“Emergency departments in FH are now able to access the patient education catalogue to download patient discharge instructions as they send patients home. Plus they are able to capture reports showing how regularly each specific item is utilized. FH physicians, staff and volunteers are looking forward to accessing and sharing their patient education materials from across the health authority, to enhance the experience of patients, clients, residents and the public served by FH.  [Kathy Scarborough, MSN, RN, Clinical Practice Consultant, Professional Practice and Integration, Fraser Health.]

This new system showcases Andornot’s expertise in both designing and implementing a custom, complex web application over a multi year period.

Please contact us to discuss how we can help you develop a similar patient education system or for any other projects.

Ronald McDonald in the Library

by Denise Bonin Tuesday, October 30, 2012 10:34 AM

RonaldMacDonaldFaceFramedThe PG Family Resource Library in the Maternal Child Department at the University Hospital of Northern British Columbia was established with the generous donation from the Ronald McDonald Children’s Charities and provides access to a large number of materials about child health issues. The resources cover topics such as ADHD, bullying, dyslexia and Tourette's syndrome. 

Anne Allgaier, the British Columbia Northern Health Regional Librarian, included the bibliographic records for this collection of over 230 books and DVDs in her current library catalogue, and has also made them available on the library website. Users can search the catalogue database for just the Family Resource portion of the collection or chose from a list of topical searches on a webpage with a fun image of Ronald MacDonald in the background.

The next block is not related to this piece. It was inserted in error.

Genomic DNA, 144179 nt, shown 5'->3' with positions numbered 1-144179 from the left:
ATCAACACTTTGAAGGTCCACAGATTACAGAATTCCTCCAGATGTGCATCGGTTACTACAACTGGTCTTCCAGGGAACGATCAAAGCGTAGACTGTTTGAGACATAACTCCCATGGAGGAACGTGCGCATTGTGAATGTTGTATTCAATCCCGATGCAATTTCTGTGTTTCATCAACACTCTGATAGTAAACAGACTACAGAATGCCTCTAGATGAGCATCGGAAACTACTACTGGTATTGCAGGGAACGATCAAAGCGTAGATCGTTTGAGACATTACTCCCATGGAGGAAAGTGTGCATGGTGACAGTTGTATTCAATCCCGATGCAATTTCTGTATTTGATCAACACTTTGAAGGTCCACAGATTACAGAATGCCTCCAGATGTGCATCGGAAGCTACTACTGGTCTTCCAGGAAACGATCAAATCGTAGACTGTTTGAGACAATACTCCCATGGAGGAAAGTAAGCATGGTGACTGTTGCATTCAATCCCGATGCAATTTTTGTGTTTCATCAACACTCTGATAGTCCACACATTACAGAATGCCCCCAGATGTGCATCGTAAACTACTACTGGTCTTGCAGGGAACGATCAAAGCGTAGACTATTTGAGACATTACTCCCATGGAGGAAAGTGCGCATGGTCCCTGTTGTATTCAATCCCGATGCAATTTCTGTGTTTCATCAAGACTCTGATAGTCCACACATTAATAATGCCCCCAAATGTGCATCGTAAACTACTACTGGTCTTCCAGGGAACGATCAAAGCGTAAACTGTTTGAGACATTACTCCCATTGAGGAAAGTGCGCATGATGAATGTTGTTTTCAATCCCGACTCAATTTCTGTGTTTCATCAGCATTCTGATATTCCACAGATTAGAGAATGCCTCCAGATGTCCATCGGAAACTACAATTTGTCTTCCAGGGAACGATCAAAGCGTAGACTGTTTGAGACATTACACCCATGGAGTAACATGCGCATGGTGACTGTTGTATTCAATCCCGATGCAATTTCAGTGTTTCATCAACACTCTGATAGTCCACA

Once the topic link is clicked, the user can see a list of items, with details about the item.  Most of the records for the books include book cover images, which link to Google Books for even more information about the resource and the ability to purchase, if desired.  Users can also add the items in their search results to a list and order them from the library. 

The Northern Health Regional Library has been a long time user of Inmagic DB/TextWorks as well as WebPublisher PRO software.  Their website is hosted by Andornot and the canned searches were designed using the Andornot Search Cannery Wizard

Anne says, “The images and links to the Family Resource Library will facilitate access to the resources for the patients and their families in the UHNBC Maternal Child department. The materials can all be borrowed and library staff will also help with accessing information not available in the Family Resource Library.”

“Thank you to Andornot for creating the special page for this unique collection.”

Parents and children in Prince George and indeed the whole Northern Health Region, will be delighted to have Ronald McDonald guide them through these wonderful resources.